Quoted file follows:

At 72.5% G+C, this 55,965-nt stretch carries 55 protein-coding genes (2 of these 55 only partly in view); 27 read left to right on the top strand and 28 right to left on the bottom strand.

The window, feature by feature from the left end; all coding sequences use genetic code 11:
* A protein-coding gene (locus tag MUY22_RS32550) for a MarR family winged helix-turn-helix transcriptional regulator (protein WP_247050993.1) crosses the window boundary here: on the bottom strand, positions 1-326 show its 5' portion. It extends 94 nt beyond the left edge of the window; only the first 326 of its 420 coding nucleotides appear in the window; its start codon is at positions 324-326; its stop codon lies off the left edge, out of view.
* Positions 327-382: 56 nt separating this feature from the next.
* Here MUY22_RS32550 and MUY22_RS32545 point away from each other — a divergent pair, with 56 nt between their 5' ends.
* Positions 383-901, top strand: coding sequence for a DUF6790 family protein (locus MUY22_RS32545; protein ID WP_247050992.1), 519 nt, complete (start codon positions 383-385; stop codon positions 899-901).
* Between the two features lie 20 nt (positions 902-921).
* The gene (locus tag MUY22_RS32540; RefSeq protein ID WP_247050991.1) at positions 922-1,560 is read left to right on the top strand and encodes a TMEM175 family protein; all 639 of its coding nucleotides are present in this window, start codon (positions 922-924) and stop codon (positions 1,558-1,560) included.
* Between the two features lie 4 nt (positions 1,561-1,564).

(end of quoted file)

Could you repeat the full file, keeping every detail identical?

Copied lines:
At 72.5% G+C, this 55,965-nt stretch carries 55 protein-coding genes (2 of these 55 only partly in view); 27 read left to right on the top strand and 28 right to left on the bottom strand.

The window, feature by feature from the left end; all coding sequences use genetic code 11:
* A protein-coding gene (locus tag MUY22_RS32550) for a MarR family winged helix-turn-helix transcriptional regulator (protein WP_247050993.1) crosses the window boundary here: on the bottom strand, positions 1-326 show its 5' portion. It extends 94 nt beyond the left edge of the window; only the first 326 of its 420 coding nucleotides appear in the window; its start codon is at positions 324-326; its stop codon lies off the left edge, out of view.
* Positions 327-382: 56 nt separating this feature from the next.
* Here MUY22_RS32550 and MUY22_RS32545 point away from each other — a divergent pair, with 56 nt between their 5' ends.
* Positions 383-901, top strand: coding sequence for a DUF6790 family protein (locus MUY22_RS32545; protein ID WP_247050992.1), 519 nt, complete (start codon positions 383-385; stop codon positions 899-901).
* Between the two features lie 20 nt (positions 902-921).
* The gene (locus tag MUY22_RS32540; RefSeq protein ID WP_247050991.1) at positions 922-1,560 is read left to right on the top strand and encodes a TMEM175 family protein; all 639 of its coding nucleotides are present in this window, start codon (positions 922-924) and stop codon (positions 1,558-1,560) included.
* Between the two features lie 4 nt (positions 1,561-1,564).